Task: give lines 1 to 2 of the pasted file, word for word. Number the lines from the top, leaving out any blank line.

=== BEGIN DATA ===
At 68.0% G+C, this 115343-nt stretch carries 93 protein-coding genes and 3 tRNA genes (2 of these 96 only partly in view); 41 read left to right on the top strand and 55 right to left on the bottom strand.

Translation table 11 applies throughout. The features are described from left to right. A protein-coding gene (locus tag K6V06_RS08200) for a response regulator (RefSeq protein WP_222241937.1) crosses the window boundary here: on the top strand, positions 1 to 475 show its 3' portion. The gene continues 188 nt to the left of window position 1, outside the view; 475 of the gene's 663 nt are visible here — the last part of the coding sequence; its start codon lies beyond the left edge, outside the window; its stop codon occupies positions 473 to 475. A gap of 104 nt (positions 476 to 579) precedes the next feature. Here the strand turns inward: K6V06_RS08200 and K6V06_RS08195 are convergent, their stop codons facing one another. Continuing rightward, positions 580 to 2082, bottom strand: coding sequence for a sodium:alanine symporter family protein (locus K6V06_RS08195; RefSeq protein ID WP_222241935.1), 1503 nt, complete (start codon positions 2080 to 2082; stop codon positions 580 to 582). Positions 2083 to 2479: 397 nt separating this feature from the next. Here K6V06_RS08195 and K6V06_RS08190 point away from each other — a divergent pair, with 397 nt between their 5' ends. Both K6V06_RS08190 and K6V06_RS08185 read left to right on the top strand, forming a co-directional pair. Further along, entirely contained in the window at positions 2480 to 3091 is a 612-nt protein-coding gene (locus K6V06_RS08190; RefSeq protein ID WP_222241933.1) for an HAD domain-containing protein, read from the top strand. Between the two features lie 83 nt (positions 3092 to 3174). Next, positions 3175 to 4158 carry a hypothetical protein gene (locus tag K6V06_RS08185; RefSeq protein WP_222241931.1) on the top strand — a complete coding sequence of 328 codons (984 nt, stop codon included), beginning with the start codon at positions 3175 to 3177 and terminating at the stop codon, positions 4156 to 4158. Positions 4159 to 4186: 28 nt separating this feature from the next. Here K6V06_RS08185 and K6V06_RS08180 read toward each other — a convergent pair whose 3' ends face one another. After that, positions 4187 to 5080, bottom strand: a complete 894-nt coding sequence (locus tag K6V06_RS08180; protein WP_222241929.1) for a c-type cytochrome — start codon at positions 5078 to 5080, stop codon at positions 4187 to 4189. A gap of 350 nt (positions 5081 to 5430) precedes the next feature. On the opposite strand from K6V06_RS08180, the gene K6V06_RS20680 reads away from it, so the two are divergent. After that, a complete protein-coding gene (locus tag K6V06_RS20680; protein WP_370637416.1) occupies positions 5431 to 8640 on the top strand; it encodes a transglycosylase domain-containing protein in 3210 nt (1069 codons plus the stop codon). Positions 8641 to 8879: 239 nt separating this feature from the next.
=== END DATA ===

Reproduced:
At 68.0% G+C, this 115343-nt stretch carries 93 protein-coding genes and 3 tRNA genes (2 of these 96 only partly in view); 41 read left to right on the top strand and 55 right to left on the bottom strand.

Translation table 11 applies throughout. The features are described from left to right. A protein-coding gene (locus tag K6V06_RS08200) for a response regulator (RefSeq protein WP_222241937.1) crosses the window boundary here: on the top strand, positions 1 to 475 show its 3' portion. The gene continues 188 nt to the left of window position 1, outside the view; 475 of the gene's 663 nt are visible here — the last part of the coding sequence; its start codon lies beyond the left edge, outside the window; its stop codon occupies positions 473 to 475. A gap of 104 nt (positions 476 to 579) precedes the next feature. Here the strand turns inward: K6V06_RS08200 and K6V06_RS08195 are convergent, their stop codons facing one another. Continuing rightward, positions 580 to 2082, bottom strand: coding sequence for a sodium:alanine symporter family protein (locus K6V06_RS08195; RefSeq protein ID WP_222241935.1), 1503 nt, complete (start codon positions 2080 to 2082; stop codon positions 580 to 582). Positions 2083 to 2479: 397 nt separating this feature from the next. Here K6V06_RS08195 and K6V06_RS08190 point away from each other — a divergent pair, with 397 nt between their 5' ends. Both K6V06_RS08190 and K6V06_RS08185 read left to right on the top strand, forming a co-directional pair. Further along, entirely contained in the window at positions 2480 to 3091 is a 612-nt protein-coding gene (locus K6V06_RS08190; RefSeq protein ID WP_222241933.1) for an HAD domain-containing protein, read from the top strand. Between the two features lie 83 nt (positions 3092 to 3174). Next, positions 3175 to 4158 carry a hypothetical protein gene (locus tag K6V06_RS08185; RefSeq protein WP_222241931.1) on the top strand — a complete coding sequence of 328 codons (984 nt, stop codon included), beginning with the start codon at positions 3175 to 3177 and terminating at the stop codon, positions 4156 to 4158. Positions 4159 to 4186: 28 nt separating this feature from the next. Here K6V06_RS08185 and K6V06_RS08180 read toward each other — a convergent pair whose 3' ends face one another. After that, positions 4187 to 5080, bottom strand: a complete 894-nt coding sequence (locus tag K6V06_RS08180; protein WP_222241929.1) for a c-type cytochrome — start codon at positions 5078 to 5080, stop codon at positions 4187 to 4189. A gap of 350 nt (positions 5081 to 5430) precedes the next feature. On the opposite strand from K6V06_RS08180, the gene K6V06_RS20680 reads away from it, so the two are divergent. After that, a complete protein-coding gene (locus tag K6V06_RS20680; protein WP_370637416.1) occupies positions 5431 to 8640 on the top strand; it encodes a transglycosylase domain-containing protein in 3210 nt (1069 codons plus the stop codon). Positions 8641 to 8879: 239 nt separating this feature from the next.